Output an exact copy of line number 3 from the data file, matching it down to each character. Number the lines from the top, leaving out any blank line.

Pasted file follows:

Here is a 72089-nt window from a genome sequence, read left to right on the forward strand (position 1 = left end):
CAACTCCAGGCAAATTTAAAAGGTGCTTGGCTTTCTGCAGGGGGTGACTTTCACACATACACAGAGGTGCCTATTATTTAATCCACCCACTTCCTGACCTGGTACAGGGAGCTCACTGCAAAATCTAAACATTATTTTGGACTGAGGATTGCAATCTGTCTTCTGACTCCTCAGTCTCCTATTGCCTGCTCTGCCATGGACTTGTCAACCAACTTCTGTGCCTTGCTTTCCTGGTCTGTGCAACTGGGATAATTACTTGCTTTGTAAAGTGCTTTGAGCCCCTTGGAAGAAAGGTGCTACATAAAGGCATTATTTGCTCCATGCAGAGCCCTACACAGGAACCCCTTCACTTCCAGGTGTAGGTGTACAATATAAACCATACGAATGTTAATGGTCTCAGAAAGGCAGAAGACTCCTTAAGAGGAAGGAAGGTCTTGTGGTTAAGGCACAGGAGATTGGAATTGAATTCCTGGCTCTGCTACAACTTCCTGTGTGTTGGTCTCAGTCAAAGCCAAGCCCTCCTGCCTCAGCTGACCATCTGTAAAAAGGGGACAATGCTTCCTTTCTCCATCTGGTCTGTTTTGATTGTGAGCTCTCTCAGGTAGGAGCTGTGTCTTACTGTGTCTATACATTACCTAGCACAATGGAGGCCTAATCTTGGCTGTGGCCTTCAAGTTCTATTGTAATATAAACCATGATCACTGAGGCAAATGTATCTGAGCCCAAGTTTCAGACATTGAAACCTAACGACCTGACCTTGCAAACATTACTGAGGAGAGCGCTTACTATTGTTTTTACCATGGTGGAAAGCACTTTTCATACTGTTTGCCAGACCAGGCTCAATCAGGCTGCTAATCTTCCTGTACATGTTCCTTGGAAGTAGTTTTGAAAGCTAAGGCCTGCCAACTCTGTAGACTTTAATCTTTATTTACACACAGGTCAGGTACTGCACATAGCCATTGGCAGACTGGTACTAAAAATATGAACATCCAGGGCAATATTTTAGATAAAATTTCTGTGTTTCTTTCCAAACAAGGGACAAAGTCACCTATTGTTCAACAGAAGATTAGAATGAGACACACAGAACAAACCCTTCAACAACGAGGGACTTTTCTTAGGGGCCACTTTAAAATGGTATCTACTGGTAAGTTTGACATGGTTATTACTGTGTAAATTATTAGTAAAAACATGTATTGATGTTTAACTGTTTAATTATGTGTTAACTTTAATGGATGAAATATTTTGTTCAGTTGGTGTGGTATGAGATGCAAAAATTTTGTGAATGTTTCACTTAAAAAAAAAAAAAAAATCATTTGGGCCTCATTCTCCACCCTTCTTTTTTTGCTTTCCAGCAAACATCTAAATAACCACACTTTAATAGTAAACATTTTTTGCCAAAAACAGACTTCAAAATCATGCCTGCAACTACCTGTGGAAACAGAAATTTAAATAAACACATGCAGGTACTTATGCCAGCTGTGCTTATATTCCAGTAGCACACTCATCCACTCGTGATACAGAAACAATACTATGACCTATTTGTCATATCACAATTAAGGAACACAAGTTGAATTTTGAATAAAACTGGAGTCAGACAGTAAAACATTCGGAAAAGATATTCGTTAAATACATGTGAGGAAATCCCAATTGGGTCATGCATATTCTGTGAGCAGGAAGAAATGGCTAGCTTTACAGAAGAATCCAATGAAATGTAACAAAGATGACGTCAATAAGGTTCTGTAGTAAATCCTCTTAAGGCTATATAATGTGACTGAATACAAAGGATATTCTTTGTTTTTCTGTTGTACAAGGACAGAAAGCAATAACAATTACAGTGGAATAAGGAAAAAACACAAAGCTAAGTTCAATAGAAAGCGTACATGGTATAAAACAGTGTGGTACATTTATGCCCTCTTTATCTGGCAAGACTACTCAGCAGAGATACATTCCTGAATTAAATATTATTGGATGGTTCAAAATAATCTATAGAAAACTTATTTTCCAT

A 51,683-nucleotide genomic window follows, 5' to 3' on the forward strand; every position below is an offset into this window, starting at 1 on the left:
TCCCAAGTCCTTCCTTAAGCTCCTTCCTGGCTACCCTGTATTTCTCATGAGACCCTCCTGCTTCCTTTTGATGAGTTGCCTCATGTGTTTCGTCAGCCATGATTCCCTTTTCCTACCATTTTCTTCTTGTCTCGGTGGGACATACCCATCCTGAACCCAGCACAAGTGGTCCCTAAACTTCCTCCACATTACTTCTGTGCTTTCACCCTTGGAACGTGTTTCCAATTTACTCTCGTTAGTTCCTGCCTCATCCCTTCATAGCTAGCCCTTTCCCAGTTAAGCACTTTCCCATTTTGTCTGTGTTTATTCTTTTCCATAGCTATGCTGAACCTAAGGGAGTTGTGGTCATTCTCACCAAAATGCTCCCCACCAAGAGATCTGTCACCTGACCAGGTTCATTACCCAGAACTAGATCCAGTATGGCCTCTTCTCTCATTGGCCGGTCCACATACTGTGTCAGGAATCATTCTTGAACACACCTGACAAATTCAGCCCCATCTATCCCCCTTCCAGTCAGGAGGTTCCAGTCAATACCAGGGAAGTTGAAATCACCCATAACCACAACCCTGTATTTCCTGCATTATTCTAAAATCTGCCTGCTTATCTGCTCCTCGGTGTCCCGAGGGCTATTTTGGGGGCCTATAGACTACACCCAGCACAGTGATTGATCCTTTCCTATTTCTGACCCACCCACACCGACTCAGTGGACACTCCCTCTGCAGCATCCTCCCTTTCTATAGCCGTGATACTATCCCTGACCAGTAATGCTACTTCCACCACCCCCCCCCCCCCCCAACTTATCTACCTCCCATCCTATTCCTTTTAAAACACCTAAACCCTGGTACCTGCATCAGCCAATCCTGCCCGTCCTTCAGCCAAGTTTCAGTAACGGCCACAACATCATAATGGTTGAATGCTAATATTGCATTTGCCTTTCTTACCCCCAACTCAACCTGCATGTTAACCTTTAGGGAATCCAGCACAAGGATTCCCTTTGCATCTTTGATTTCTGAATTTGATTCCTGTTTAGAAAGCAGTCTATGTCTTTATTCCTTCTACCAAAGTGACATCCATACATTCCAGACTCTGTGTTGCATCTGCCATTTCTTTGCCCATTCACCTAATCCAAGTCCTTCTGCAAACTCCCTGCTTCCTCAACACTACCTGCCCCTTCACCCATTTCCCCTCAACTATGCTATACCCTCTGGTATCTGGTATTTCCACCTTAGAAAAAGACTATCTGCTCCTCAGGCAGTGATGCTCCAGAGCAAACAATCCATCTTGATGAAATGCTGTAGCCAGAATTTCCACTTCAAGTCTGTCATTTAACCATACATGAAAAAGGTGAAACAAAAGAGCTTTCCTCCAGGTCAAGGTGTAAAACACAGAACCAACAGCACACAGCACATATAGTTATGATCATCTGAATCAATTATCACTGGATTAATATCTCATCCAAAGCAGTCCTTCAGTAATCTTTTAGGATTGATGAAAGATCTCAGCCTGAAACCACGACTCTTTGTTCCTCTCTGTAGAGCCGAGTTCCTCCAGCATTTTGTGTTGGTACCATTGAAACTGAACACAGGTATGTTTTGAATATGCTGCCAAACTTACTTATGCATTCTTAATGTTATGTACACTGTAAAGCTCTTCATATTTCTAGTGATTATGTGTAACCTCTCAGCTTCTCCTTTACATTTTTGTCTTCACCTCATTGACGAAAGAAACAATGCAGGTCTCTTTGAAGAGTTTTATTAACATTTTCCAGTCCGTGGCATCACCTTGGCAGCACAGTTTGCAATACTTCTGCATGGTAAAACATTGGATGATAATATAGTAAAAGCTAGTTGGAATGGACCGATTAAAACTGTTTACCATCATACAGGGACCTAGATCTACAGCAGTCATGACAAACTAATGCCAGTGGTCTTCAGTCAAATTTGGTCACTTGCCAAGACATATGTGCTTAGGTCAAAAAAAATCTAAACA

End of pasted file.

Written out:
A 51,683-nucleotide genomic window follows, 5' to 3' on the forward strand; every position below is an offset into this window, starting at 1 on the left: